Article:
Rights not Entitlements

Conservatives have always hated Franklin Roosevelt’s New Deal programs, and those implemented under President Johnson. Social Security, Medicare and Medicaid have gone a long way to ensure that people will have a reasonable quality of life rather than remain mired in grinding poverty as they are in many countries.

Ever since the financial disaster of the Great Depression, conservatives have seen the poorer classes as lazy, undeserving, unable to plan for the future or to look after themselves. They love to blame economic malaise and crises on the underclasses, rather than on those that gamble with peoples lives, i.e. corporate entities and the well-to-do.

Social Security is under continual attack as a government program that the underclasses use to enrich themselves on the backs of taxpayers and those that work for a living. The analogy is grossly exaggerated and does not reflect the realities of the program.

Firstly, while Social Security is a program that is overseen by central government, it is not a government handout by any manner of means. It is an insurance policy into which people pay for their entire working lives. The benefits that they receive are calculated based on how much they contributed and how long they worked to put money into the program. It is their money that they are receiving when the money is paid out, not government money, not someone else’s money, their own funds.

If government spends those funds on frivolous programs, like two unfunded wars in Afghanistan and Iraq, that is not the fault of the people that put money into the program. Many people that put their hard earned income into the program may or may not have agreed with two unnecessary wars. As with any insurance policy, the payee is entitled to a payout based on the terms of the policy.

Social Security is a pay-as-you-go system, which means that current payments are distributed to those that paid into the system before and currently receive benefits. Conservatives love to claim that people receive more in benefits than they put into the system. That is precisely how many insurance policies work. If I put my money into a retirement fund for the first ten years of my life, lets say $100, and then leave it until I retire at 65, the insurance company will invest those funds and the total amount will be far larger when I retire. If that $100 grew at a rate of 8%, which is around what the stock market returns, and I cashed it in after 35 years, which is when I retire, it would be worth some $1630. This is the beauty of compounding.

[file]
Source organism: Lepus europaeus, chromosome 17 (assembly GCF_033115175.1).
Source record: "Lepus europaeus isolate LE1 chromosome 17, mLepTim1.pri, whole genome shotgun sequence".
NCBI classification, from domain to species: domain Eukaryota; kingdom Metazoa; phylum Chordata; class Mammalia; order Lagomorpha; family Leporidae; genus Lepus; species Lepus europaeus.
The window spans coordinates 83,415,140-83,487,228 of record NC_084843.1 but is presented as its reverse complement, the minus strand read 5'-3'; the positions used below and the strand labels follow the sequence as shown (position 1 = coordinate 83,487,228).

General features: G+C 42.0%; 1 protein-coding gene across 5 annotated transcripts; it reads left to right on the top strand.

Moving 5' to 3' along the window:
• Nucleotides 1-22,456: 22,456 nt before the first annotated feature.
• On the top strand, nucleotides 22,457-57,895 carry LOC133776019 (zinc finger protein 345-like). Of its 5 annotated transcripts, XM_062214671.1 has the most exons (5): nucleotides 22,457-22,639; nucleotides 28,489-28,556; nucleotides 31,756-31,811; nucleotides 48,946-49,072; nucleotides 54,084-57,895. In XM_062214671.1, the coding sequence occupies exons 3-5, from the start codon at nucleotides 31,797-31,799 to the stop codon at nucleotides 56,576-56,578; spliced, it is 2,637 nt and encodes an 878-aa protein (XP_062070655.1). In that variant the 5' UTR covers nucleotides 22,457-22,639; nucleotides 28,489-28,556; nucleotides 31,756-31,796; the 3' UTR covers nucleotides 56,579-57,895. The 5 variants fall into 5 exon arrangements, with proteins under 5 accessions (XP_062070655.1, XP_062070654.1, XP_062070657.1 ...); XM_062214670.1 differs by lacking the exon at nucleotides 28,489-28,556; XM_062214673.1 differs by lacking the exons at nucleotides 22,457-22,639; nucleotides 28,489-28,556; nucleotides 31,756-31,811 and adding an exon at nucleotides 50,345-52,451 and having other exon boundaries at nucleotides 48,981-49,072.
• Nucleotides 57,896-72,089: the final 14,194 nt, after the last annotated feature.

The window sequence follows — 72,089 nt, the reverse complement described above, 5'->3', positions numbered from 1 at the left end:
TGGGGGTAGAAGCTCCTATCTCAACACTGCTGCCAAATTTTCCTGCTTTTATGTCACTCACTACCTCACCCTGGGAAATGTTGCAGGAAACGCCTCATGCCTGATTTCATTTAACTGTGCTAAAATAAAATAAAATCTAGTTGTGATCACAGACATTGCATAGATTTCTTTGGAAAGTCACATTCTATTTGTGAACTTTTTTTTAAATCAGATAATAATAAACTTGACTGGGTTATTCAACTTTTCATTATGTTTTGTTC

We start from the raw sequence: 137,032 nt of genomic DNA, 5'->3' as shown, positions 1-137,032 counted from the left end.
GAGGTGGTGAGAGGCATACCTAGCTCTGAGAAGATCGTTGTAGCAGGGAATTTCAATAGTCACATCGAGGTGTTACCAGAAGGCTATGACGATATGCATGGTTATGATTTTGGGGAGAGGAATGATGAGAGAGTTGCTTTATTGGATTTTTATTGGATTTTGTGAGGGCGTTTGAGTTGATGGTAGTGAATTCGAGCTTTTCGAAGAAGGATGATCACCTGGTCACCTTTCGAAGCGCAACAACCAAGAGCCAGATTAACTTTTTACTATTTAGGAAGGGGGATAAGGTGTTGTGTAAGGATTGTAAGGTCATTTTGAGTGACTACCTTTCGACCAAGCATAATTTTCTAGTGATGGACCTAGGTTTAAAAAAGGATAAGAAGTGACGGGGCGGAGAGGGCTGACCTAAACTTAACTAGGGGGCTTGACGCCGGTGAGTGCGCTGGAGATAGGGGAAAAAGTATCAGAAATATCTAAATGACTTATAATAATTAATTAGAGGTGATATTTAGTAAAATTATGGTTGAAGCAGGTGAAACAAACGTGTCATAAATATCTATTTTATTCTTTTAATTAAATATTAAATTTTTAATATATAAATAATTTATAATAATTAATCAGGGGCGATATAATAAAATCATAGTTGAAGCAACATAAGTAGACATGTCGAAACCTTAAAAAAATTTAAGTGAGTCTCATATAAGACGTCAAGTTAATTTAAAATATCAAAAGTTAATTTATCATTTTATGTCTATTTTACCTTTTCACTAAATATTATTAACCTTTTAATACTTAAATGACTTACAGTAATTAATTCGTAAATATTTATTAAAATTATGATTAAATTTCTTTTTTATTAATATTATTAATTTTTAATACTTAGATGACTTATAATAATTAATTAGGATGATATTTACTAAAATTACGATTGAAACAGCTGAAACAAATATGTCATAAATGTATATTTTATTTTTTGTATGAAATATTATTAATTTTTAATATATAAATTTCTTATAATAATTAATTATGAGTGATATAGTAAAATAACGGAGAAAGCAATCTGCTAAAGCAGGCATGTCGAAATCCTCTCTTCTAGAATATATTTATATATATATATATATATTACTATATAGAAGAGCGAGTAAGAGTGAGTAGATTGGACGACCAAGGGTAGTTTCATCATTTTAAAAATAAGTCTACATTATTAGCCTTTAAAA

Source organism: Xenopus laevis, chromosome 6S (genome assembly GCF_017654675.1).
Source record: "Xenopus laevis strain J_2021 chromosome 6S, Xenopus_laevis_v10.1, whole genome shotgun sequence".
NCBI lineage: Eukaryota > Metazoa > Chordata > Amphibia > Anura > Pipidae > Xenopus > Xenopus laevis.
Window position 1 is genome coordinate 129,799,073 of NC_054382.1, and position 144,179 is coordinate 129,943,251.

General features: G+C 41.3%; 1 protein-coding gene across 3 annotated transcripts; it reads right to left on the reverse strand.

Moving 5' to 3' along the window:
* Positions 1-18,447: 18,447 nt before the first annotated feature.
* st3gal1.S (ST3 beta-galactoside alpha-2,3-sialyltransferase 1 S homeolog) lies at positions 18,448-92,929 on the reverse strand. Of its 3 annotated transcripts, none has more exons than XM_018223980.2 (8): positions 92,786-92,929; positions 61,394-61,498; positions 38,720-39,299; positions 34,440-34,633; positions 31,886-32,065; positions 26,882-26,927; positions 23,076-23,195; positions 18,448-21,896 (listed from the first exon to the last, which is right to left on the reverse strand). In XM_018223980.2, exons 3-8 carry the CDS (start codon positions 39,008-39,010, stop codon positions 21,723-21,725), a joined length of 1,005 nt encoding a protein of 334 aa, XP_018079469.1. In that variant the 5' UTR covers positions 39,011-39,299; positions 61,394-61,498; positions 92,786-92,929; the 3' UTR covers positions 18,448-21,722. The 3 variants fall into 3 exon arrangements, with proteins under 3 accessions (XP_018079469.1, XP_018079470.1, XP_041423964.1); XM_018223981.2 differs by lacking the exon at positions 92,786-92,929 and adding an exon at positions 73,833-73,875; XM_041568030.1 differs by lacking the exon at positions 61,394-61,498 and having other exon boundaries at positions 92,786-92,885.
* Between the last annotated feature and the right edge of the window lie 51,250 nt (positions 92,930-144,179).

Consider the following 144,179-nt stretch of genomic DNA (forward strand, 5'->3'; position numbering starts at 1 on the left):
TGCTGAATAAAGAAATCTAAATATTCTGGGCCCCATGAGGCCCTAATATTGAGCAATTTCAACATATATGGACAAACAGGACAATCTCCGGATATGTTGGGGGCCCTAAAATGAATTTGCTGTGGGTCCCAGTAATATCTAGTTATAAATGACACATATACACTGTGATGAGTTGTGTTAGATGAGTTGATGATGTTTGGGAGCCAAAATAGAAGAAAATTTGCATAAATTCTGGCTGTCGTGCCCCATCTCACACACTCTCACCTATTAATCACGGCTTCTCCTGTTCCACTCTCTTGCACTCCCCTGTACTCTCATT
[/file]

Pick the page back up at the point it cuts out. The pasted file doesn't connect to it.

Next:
To say that people receive more in benefits than they put into the system is quite obvious. The economy grew incrementally during those years when money was being put into the system, so naturally, one would expect a larger payout when one retires. You are not receiving more than you are due, from an actuarial perspective, you are receiving what you are owed. You also need to take the cost of living, or inflation in consideration when calculating these payouts. You cannot expect someone to retire on a fixed income and live for 25 or 30 years considering inflation.

In other words, Social Security is not an entitlement, any more than receiving money from an IRA or 401k is an entitlement. It is your money. It is a right.

The same goes for Medicare. This is money that people have put into the system, and should have a right to receive it in medical payments. Turning it into a voucher system is just not workable. People do not know before they grow older what fortune will throw in their path, what diseases or maladies will strike them, so it is impossible for them to know how much they should cater for. With an insurance system like Medicare, risks are spread across the system, just as they are actuarially in any insurance system. This is the beauty of a single payer system. It also means that if you are no longer able to pay into the system, you will receive benefits from that system.

Conservatives make much of the unfunded portion of Medicare, that the costs will spiral out of control in the future. The problem is not with Medicare, the problem is medical costs in general, which are rising at around 15% per year. We as a nation have to tackle the cost of providing medical services across the board, which means looking at the health of the population and what we as a nation can do to improve that situation. It is no longer personal responsibility when our health affects the entire population. We need to change how we treat our bodies as a nation.

There are other alternatives to rising costs in the medical system. Firstly we can contain costs by eliminating unnecessary procedures, which is what the American Care Act tries to do. We can make the system more efficient by centralizing medical records, which is also something the ACA tries to do. We can increase the percentage that citizens pay into the system, and eliminate the cap on income that is taxable. We can eliminate elective surgeries that may be covered currently, or surgeries deemed not life threatening. We can eliminate fraud and waste, or we can increase the age at which benefits are received.

Not to have a social safety net, which is currently covered by parole taxes, is really a crime against humanity. Conservatives should be called out on this.

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